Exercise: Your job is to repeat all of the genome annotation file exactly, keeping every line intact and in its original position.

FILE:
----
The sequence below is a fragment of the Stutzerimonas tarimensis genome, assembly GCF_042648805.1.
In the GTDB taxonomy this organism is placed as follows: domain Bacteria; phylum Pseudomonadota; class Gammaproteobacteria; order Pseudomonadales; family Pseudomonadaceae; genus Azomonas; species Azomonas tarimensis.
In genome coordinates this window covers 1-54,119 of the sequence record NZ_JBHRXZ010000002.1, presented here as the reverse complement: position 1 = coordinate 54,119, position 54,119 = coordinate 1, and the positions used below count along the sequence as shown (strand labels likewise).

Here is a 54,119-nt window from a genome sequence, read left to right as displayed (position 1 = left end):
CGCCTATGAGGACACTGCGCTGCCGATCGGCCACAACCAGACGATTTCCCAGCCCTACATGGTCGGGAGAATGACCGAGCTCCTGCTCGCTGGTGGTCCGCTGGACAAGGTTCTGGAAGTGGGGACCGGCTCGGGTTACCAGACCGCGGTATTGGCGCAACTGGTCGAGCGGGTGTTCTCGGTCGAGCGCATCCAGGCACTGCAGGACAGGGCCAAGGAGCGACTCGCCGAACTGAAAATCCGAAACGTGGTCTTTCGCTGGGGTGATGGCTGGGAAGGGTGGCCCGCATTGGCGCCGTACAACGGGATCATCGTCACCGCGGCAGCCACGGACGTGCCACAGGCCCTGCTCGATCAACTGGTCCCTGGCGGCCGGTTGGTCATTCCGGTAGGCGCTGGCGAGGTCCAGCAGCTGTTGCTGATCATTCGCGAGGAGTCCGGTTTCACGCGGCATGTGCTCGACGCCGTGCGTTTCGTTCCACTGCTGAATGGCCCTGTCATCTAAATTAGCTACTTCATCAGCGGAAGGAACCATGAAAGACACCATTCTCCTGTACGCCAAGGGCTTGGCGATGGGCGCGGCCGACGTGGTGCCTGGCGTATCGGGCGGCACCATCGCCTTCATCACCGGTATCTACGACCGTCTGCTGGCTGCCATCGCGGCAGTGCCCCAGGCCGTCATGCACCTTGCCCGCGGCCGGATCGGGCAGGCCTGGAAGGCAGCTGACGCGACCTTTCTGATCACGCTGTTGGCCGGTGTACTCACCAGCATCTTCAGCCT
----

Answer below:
The sequence below is a fragment of the Stutzerimonas tarimensis genome, assembly GCF_042648805.1.
In the GTDB taxonomy this organism is placed as follows: domain Bacteria; phylum Pseudomonadota; class Gammaproteobacteria; order Pseudomonadales; family Pseudomonadaceae; genus Azomonas; species Azomonas tarimensis.
In genome coordinates this window covers 1-54,119 of the sequence record NZ_JBHRXZ010000002.1, presented here as the reverse complement: position 1 = coordinate 54,119, position 54,119 = coordinate 1, and the positions used below count along the sequence as shown (strand labels likewise).

Here is a 54,119-nt window from a genome sequence, read left to right as displayed (position 1 = left end):
CGCCTATGAGGACACTGCGCTGCCGATCGGCCACAACCAGACGATTTCCCAGCCCTACATGGTCGGGAGAATGACCGAGCTCCTGCTCGCTGGTGGTCCGCTGGACAAGGTTCTGGAAGTGGGGACCGGCTCGGGTTACCAGACCGCGGTATTGGCGCAACTGGTCGAGCGGGTGTTCTCGGTCGAGCGCATCCAGGCACTGCAGGACAGGGCCAAGGAGCGACTCGCCGAACTGAAAATCCGAAACGTGGTCTTTCGCTGGGGTGATGGCTGGGAAGGGTGGCCCGCATTGGCGCCGTACAACGGGATCATCGTCACCGCGGCAGCCACGGACGTGCCACAGGCCCTGCTCGATCAACTGGTCCCTGGCGGCCGGTTGGTCATTCCGGTAGGCGCTGGCGAGGTCCAGCAGCTGTTGCTGATCATTCGCGAGGAGTCCGGTTTCACGCGGCATGTGCTCGACGCCGTGCGTTTCGTTCCACTGCTGAATGGCCCTGTCATCTAAATTAGCTACTTCATCAGCGGAAGGAACCATGAAAGACACCATTCTCCTGTACGCCAAGGGCTTGGCGATGGGCGCGGCCGACGTGGTGCCTGGCGTATCGGGCGGCACCATCGCCTTCATCACCGGTATCTACGACCGTCTGCTGGCTGCCATCGCGGCAGTGCCCCAGGCCGTCATGCACCTTGCCCGCGGCCGGATCGGGCAGGCCTGGAAGGCAGCTGACGCGACCTTTCTGATCACGCTGTTGGCCGGTGTACTCACCAGCATCTTCAGCCT